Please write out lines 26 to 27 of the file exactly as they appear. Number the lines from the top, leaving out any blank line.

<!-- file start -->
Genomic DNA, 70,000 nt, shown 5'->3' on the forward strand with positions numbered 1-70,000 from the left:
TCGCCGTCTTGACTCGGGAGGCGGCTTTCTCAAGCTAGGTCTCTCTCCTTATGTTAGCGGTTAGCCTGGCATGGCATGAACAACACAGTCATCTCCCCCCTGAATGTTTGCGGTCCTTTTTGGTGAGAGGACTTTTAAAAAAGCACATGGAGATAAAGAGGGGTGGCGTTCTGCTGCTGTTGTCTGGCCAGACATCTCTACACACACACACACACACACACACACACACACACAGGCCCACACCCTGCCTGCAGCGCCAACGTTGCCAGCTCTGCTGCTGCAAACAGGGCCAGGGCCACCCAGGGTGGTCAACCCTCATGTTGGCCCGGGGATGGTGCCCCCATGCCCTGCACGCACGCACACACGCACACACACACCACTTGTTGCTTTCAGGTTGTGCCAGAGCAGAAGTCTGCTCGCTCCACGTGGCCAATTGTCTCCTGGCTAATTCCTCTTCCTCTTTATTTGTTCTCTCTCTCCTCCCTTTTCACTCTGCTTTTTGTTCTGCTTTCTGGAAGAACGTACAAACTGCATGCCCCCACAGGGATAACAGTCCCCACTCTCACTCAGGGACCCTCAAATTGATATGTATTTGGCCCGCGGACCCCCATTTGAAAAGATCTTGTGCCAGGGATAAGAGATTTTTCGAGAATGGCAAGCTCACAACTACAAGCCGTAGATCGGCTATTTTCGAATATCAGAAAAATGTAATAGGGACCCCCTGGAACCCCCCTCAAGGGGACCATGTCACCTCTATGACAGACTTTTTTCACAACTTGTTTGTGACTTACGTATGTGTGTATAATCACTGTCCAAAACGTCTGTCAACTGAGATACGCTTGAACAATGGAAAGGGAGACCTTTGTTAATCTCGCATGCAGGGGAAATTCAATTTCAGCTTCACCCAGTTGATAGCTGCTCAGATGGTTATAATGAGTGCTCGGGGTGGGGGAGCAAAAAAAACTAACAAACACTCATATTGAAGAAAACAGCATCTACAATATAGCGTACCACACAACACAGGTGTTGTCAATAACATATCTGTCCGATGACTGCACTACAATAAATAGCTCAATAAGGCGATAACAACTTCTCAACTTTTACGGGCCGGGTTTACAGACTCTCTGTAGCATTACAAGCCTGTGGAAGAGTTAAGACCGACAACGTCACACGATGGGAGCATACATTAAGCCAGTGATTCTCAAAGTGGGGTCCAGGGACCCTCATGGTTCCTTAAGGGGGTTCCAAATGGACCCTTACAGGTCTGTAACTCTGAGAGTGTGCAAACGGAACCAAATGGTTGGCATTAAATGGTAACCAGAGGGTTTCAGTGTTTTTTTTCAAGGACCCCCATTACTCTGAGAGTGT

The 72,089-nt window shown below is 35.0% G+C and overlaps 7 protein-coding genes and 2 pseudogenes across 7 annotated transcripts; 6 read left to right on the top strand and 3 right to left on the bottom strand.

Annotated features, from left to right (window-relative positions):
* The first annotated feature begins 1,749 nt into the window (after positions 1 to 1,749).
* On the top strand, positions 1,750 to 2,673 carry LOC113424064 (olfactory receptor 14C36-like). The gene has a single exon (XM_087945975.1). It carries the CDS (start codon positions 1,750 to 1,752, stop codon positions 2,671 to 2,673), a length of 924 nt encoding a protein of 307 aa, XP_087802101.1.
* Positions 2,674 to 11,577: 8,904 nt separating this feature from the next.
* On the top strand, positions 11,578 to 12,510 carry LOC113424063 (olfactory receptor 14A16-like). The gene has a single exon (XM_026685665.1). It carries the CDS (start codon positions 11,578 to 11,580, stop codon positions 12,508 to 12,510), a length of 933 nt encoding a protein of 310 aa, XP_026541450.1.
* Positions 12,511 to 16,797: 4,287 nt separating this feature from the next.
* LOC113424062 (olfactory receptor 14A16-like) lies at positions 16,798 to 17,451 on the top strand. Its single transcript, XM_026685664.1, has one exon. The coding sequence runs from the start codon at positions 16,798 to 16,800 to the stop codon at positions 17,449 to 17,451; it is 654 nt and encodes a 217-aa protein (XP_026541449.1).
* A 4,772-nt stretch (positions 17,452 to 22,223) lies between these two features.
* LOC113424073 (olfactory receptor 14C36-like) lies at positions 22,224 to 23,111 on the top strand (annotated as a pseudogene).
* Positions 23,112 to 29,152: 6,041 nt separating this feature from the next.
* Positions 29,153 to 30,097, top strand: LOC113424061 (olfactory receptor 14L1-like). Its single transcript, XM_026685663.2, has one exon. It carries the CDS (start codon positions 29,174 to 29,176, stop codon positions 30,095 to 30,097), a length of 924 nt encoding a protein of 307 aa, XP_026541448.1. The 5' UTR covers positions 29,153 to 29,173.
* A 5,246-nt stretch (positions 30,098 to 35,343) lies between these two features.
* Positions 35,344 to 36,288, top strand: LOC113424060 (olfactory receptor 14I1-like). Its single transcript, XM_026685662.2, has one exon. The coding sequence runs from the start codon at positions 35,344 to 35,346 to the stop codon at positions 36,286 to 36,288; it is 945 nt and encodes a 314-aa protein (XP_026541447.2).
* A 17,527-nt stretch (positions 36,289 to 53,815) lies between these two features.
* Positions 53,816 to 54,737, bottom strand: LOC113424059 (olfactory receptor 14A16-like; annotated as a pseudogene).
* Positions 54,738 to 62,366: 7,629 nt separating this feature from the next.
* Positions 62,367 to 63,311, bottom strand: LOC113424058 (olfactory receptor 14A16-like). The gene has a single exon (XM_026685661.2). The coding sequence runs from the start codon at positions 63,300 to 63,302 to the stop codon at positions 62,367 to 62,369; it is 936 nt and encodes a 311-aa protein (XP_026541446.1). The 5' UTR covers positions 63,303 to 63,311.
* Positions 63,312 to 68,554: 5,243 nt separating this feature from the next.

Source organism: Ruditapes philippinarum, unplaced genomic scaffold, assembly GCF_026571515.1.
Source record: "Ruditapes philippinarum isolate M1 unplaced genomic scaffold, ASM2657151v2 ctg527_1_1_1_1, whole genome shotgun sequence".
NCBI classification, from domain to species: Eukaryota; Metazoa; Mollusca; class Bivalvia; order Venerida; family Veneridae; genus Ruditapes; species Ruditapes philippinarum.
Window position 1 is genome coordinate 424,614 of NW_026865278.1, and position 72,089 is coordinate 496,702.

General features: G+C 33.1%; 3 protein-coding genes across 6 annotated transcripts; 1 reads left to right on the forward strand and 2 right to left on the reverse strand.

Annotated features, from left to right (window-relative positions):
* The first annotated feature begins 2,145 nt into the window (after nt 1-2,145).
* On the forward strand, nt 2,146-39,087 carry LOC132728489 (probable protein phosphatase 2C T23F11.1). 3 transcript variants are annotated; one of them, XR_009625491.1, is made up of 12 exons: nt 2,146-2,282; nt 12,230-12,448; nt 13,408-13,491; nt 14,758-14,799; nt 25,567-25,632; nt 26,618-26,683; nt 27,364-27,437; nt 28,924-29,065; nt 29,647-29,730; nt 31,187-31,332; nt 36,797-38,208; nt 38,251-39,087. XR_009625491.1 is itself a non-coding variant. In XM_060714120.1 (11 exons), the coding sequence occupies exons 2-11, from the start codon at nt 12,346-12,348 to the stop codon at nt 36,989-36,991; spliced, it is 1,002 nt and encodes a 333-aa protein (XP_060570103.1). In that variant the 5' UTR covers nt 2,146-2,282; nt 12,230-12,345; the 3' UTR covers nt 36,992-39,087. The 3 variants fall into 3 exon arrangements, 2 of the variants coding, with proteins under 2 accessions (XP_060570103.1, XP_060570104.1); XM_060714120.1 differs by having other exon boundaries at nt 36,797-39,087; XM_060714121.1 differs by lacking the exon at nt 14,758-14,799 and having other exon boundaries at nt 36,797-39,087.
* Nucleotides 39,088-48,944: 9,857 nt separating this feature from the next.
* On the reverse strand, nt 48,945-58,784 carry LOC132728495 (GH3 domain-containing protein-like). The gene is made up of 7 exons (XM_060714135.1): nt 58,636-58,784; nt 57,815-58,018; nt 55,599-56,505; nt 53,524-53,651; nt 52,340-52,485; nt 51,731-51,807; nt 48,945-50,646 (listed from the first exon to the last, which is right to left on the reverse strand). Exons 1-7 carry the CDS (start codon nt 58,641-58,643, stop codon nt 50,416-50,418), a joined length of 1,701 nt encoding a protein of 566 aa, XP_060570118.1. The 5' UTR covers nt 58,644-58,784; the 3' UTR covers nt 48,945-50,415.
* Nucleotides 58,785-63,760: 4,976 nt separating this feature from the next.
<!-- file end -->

General features: G+C 33.1%; 3 protein-coding genes across 6 annotated transcripts; 1 reads left to right on the forward strand and 2 right to left on the reverse strand.

Annotated features, from left to right (window-relative positions):